In Silico Modeling of Indigo and Tyrian Purple Single-Electron Nano-Transistors Using Density Functional Theory Approach
© The Author(s). 2017
Received: 24 April 2017
Accepted: 8 June 2017
Published: 5 July 2017
The purpose of this study was to develop and implement an in silico model of indigoid-based single-electron transistor (SET) nanodevices, which consist of indigoid molecules from natural dye weakly coupled to gold electrodes that function in a Coulomb blockade regime. The electronic properties of the indigoid molecules were investigated using the optimized density-functional theory (DFT) with a continuum model. Higher electron transport characteristics were determined for Tyrian purple, consistent with experimentally derived data. Overall, these results can be used to correctly predict and emphasize the electron transport functions of organic SETs, demonstrating their potential for sustainable nanoelectronics comprising the biodegradable and biocompatible materials.
KeywordsIndigo Tyrian purple Single-electron transistor Density functional theory
The development of organic semiconductors that are capable of both hole and electron transport is of pivotal importance in designing new organic field-effect transistors (OFET) and optoelectronic nanodevices [1, 2]. Recently, the use of indigoids has been widely explored in such devices with a view to the creation of natural and sustainable semiconductors [3–5]. These botanical substances were derived from the plants Indigofera tinctoria and Isatis tintora and have been employed as organic dyes for the textile industry .
Indigoids, including indigo and its derivative, Tyrian purple, are insoluble agents with a very high melting point, a property which is explained by the presence of inter- and intramolecular stabilizing hydrogen bonds (H-bonds). On the other hand, the existence of π-skeleton intermolecular interactions also strongly influences the charge transport within indigo thin films . Both materials are stable in terms of degradation within aerated conditions  and tend to form tiny and highly crystalline films upon evaporation, which exhibit promising charge transport properties . Recent studies have also reported the development of indigo-based OLEDs (organic light-emitting diodes) and OFET devices due to the visible and near-infrared absorption spectra and electron transport characteristics of indigoid molecules [8, 9]. In particular, indigo and Tyrian purple show high and almost perfectly balanced electron and hole charge transport in OFET, owing to their reversible two-electron reduction and oxidation . Another example of OLED devices contained a metal of 5-hydroxy-quinoxaline as a host component and indigo-based electroluminescent layer as a dopant material, comprising of a bisphenyl-squarilium compound .
Various computational approaches have been adapted and successfully implemented in the modeling of coherent transport in different types of molecular junctions, including density-functional theory (DFT), in combination with non-equilibrium Green’s functions or semi-empirical methods [11–14]. However, none of these in silico methods are applicable in the case of molecular single-electron transistors (SET) with incoherent electron transport . Therefore, Kaasbjerg and Flensberg have devised a novel methodology, where they introduced a semi-empirical model for simulating the properties of molecular SETs, including a renormalization of the molecular charge states due to the environment polarization . However, the possibility of indigoid integration within SET nanodevices remains to be investigated.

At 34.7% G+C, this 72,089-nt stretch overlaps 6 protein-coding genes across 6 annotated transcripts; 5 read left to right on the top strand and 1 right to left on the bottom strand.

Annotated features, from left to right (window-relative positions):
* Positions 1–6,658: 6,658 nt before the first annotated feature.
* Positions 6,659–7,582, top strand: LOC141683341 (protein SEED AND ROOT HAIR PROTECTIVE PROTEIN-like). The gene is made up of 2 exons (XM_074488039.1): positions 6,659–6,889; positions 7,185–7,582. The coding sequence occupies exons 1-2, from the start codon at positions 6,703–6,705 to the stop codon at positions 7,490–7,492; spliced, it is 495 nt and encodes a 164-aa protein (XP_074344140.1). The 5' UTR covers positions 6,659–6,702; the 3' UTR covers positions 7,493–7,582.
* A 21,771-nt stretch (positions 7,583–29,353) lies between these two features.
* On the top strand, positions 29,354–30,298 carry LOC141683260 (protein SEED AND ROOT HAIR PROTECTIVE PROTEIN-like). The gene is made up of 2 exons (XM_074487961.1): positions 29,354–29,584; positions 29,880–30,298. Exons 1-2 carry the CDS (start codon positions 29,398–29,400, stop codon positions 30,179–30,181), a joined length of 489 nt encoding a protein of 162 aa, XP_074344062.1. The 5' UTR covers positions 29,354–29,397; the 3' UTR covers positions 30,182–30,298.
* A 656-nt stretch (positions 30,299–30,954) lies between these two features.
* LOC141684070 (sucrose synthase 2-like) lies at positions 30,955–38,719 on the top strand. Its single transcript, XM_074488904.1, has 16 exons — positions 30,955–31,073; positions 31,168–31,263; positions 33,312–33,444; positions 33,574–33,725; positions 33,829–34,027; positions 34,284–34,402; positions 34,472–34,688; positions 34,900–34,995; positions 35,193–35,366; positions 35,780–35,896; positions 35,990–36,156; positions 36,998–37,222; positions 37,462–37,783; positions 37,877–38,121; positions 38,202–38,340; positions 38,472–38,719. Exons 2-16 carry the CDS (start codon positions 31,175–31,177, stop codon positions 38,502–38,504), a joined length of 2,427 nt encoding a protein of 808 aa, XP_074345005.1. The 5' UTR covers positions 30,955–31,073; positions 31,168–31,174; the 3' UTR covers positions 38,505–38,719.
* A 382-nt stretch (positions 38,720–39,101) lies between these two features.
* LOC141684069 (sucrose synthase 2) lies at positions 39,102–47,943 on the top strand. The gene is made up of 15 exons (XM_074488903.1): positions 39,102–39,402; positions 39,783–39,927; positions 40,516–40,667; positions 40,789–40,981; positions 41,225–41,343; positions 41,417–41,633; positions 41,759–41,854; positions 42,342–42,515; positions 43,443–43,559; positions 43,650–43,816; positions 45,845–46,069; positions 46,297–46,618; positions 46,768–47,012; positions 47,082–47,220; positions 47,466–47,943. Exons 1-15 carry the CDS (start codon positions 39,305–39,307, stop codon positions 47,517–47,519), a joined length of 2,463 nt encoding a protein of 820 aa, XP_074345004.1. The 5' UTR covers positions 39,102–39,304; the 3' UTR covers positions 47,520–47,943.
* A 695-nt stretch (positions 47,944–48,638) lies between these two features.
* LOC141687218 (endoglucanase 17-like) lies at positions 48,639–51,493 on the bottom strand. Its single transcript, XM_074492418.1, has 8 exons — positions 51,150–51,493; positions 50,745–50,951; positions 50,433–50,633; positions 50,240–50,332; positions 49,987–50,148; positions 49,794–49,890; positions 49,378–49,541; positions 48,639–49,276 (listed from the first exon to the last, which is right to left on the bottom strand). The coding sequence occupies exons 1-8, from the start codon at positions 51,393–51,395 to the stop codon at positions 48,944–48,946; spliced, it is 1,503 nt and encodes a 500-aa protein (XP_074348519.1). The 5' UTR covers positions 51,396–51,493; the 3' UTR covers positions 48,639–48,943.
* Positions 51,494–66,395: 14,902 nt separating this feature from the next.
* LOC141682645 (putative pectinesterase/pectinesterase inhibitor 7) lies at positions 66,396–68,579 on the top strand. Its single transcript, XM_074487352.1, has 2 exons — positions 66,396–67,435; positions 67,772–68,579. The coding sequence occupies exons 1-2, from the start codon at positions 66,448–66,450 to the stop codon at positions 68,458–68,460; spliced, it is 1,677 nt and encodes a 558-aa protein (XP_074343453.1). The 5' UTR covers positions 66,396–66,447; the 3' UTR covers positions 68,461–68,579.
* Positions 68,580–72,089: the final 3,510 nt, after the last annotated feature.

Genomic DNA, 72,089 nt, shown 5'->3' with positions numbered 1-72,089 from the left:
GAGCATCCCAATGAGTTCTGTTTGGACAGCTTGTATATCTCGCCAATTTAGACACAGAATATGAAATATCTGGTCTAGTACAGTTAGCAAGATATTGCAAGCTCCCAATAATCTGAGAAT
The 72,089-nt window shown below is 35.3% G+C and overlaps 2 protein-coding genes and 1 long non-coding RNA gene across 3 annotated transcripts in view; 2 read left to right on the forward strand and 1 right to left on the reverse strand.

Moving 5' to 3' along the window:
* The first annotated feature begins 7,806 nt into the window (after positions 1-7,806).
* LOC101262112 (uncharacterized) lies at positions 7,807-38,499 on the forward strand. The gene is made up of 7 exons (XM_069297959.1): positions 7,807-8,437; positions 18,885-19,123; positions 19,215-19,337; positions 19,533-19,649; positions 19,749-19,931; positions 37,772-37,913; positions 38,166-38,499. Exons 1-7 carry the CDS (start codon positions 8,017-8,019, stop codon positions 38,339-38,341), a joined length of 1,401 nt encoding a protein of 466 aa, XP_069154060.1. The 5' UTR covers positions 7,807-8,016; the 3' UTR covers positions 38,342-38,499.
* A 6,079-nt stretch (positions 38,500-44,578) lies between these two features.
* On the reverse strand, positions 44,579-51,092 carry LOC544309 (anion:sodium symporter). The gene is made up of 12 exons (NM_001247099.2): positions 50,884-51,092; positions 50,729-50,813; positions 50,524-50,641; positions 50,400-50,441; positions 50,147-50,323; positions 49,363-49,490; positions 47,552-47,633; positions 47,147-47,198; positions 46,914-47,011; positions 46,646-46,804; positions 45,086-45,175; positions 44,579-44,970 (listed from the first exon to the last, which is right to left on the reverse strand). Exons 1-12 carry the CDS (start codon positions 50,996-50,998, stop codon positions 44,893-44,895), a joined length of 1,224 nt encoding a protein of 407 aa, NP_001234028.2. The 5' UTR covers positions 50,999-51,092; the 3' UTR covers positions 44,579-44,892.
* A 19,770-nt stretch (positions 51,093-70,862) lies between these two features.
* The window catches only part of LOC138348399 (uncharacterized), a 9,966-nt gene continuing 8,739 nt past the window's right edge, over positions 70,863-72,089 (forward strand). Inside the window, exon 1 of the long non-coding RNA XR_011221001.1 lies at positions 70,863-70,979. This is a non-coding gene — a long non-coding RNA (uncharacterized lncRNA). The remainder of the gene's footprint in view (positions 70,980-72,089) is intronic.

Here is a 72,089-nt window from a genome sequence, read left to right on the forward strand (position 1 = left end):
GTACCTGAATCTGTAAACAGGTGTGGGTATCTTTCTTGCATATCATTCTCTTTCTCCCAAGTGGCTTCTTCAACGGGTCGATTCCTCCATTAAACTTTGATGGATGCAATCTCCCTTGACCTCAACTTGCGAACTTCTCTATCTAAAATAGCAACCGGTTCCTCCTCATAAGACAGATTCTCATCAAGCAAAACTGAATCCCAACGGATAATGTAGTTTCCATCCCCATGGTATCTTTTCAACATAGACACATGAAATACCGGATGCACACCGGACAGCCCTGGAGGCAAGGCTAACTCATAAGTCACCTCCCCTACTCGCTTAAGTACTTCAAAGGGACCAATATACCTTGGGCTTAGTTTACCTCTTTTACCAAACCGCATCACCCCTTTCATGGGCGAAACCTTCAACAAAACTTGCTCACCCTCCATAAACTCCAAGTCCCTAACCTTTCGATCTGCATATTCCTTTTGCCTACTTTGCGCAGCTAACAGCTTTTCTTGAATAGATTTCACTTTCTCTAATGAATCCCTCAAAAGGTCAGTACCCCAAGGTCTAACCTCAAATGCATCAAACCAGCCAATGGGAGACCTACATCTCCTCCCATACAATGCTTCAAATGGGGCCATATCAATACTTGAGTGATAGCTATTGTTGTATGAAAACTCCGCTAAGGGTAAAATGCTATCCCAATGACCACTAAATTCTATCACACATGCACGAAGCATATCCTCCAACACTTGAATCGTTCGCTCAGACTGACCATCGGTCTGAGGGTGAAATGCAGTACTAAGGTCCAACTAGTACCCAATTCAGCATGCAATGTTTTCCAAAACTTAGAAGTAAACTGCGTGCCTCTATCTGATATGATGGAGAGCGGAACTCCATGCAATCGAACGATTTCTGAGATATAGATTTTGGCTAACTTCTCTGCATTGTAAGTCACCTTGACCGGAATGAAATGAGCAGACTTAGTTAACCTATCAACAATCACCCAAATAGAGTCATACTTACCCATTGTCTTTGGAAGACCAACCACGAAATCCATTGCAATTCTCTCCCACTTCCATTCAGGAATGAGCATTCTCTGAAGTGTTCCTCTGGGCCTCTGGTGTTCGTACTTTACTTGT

In the present work, to improve the performance of organic semiconductors, we modeled indigoid-based molecular SETs, which consist of the natural dye molecule weakly coupled to gold electrodes using the optimized DFT approach. These SET systems operate in the incoherent transport regime, and the electron transport is described by sequential tunneling of single electrons and a sequential transport mechanism, such as Coulomb blockade, rather than coherent, ballistic tunneling. The proposed in silico approach has the potential to correctly predict experimentally determined parameters and to explore the electronic properties of indigoids as bio-inspired materials for the development of novel organic semiconductors.
where K is the initial number of electrons in the drain electrode.
where W is the work function of the electrode and the V applied bias.
where ΔE island (N) = E island (N + 1) − E island (N) is the charging energy of the island.
Results and Discussion
The configuration of modeled organic SETs was adjusted where the “indigoid” island only weakly coupled to the metal electrodes, tunneling the electrons from the source to the gate in a time-dependent manner. Therefore, to model this situation correctly, the DFT with LDA and a double-ζ-polarized basis set were applied . The subsequent tunneling process from the island to the drain electrode could be in this regard referred to a transport mechanism, which is independent of the tunneling process into the island . One of the prerequisites for indigoid molecules to be exploited in SET nanodevices is the presence of many alternating double and single bonds because such patterns delocalize the molecular orbitals, making it possible for electrons to move freely over the conjugated area .